There are CPAN modules that can do this, I've used them in the past.

>+                                     Recipients => "@", # 'everyone' :-)

  Everyone? Could you explain that a bit more?

>+      else {
>+        # Error in $pgp->errstr();
>+        $diffs = "\n\n\n*** ERROR: PGP ENCRYPTION FAILED. ***";

  Are you going to include $pgp->errstr()? Otherwise we won't have any idea what happened.

>@@ -680,6 +748,31 @@
>+    if ($key =~ /BEGIN CERTIFICATE/) {
>+      use Crypt::SMIME;

  Same comment here about the "use".

>+      my $smime = Crypt::SMIME->new();

  And the new().

>+        # Can't throw a Bugzilla UI error - it may well not be the fault of 
>+        # the person making the change. So delete the entire message body 
>+        # and append an error.
>+        $msg =~ s/(show_bug\.cgi\?id=\d+).*$/$1/s;

  That relies a lot on the current format of the mail.

>+        $msg .= "\n\n\n*** ERROR: S/MIME ENCRYPTION FAILED. ***";

  And also here--why did it fail?

>=== modified file 'Bugzilla/User.pm'
>+# This returns a hash, indexed by group name.
> sub groups {

  We can add that comment upstream, if we need it.


  As far as all the code-formatting comments go that I made, I'm aware that this isn't going upstream, but whatever code you check in here, *I* have to maintain, so that matters to me.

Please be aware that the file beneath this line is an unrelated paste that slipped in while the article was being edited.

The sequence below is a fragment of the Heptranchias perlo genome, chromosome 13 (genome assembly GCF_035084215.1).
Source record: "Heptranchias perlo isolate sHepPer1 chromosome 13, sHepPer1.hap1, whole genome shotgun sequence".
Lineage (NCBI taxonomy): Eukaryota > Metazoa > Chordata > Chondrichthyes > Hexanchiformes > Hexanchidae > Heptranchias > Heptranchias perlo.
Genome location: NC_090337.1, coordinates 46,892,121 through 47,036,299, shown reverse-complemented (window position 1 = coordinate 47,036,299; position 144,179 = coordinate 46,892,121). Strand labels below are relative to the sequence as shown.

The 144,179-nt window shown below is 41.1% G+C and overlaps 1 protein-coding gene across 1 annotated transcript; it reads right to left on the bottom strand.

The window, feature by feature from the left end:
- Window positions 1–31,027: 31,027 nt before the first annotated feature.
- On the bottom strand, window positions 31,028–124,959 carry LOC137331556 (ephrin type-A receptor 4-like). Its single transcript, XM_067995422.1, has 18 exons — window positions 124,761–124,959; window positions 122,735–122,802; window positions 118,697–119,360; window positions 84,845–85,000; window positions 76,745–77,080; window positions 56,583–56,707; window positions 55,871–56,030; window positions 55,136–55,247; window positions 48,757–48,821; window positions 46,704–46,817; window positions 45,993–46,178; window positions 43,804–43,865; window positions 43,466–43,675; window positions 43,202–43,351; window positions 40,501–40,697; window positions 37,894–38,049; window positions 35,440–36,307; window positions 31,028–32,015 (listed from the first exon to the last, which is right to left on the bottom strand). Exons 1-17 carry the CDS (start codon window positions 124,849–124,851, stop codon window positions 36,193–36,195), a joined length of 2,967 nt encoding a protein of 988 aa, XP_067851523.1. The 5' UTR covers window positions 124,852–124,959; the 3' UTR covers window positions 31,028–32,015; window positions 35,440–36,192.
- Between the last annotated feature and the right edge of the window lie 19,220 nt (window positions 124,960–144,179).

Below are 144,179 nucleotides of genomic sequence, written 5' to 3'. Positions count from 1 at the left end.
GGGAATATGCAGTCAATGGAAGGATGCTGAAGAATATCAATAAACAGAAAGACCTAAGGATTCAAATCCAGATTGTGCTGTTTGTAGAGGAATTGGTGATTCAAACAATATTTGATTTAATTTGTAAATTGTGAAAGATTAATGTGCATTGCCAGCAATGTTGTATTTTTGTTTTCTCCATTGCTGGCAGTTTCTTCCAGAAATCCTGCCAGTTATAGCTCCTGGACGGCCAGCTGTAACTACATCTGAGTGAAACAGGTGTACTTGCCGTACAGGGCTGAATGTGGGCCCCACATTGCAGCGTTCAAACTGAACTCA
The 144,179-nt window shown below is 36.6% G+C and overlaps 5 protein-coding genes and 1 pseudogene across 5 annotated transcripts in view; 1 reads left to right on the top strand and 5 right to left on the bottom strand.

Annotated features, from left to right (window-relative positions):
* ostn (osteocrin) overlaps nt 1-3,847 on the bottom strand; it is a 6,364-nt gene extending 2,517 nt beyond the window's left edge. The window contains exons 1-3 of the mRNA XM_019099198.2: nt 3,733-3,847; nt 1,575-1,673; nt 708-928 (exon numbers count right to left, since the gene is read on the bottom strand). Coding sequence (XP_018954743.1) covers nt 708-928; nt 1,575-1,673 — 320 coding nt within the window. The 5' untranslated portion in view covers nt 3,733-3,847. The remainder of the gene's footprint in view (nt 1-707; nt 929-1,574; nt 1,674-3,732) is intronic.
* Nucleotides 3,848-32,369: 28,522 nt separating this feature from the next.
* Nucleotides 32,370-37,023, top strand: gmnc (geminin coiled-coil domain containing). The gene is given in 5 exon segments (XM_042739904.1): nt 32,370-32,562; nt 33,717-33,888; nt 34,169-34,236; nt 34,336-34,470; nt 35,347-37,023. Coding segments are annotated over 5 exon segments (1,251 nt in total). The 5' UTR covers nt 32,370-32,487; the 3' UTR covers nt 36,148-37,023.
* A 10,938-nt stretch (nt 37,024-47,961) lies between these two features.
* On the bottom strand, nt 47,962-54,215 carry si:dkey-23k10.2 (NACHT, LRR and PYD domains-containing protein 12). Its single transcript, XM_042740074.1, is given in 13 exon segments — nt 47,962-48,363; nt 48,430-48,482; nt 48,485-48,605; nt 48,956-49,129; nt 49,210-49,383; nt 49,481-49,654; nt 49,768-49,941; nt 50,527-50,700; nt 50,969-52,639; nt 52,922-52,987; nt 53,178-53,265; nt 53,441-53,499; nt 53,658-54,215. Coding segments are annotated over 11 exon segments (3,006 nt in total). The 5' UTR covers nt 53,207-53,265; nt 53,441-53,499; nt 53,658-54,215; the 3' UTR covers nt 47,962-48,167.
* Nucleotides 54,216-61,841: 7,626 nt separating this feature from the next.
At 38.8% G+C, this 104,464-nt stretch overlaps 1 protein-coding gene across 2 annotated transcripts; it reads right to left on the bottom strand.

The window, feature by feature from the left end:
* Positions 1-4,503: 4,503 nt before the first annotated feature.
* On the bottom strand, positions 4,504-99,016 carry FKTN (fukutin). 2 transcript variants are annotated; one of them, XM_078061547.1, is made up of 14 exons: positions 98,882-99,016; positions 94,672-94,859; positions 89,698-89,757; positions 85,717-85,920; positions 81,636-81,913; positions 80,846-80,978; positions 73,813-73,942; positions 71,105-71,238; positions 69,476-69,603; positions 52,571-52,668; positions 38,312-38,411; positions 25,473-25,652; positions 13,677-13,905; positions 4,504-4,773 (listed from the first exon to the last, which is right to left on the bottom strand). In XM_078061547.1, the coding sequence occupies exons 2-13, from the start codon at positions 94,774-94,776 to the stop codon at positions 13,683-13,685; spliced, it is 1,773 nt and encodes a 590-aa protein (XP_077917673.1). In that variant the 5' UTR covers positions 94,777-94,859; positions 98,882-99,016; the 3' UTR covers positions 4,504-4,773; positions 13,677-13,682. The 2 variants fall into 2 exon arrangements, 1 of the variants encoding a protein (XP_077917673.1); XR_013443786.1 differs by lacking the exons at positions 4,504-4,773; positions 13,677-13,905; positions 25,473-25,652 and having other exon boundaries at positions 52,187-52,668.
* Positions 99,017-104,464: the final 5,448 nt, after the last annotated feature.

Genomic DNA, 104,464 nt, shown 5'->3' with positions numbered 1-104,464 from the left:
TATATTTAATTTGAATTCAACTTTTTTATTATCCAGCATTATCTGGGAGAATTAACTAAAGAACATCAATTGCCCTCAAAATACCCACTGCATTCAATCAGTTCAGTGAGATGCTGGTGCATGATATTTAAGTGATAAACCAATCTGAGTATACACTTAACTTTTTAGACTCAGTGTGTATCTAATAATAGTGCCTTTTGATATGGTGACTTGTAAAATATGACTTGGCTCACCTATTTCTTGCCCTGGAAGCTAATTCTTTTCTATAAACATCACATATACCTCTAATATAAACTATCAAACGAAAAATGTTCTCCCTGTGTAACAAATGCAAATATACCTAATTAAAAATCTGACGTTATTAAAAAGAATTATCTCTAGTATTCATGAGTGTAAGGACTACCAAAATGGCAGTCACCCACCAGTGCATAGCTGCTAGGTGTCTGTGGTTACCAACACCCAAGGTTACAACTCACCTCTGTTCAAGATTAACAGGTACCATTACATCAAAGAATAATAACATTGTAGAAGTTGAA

Attachment #331393 - Flags: review?(mkanat) → review-
Max,

Thanks for the review. New patch coming up. Anything I've not commented on, I've done.

(In reply to comment #74)
>   Before I do this review, I hope that everybody is aware that this doesn't
> protect Whine mail.

Whine mail contains bug subjects but not comments or attachment details, right?

How widely used is whine mail for security bugs on b.m.o.?

> >=== modified file 'Bugzilla/BugMail.pm'
> >+    # Core Security group is group 2 on b.m.o. We may want to add other 
> >+    # groups; this variable is a comma-separated list.
> >+    # XXX Group 15 is GRM testing; remove it and this comment.
> >+    my $SECURITY_GROUPS = "2, 15";
> 
>   It would be best, for the admins, to put this into a parameter, as a
> multi-select on groups.

Doing this falls into the same basket as the user pref - see below.

> >+    # Using raw SQL because we don't have a bug object.
> 
> Why not just create a Bug object? You could do this check much higher up in
> the code, once per bug, then it would be OK.

There's an existing bug on changing the mail sending process to use a Bug object. I didn't create one because I was concerned about the performance impact. If you don't think that's a problem, then I can.

I have moved the code further up, though, so it only calls it once per bug.

> >+    if ($issecure->[0]) {
> >+      # In at least one security group. Move the summary into the body.
> >+      $diffs = "Summary: " . $values{'short_desc'} . "\n" . $diffs;
> 
>   Doing that here will put it *below* the comment.

I've tested the patch, and I promise you it doesn't :-)

>   I honestly think you'd actually have an *easier* time, code-wise, adding a
> <input type="file"> or a <textarea> to userprefs.cgi. It would also be
> guaranteed to perform well, instead of searching attachment descriptions, which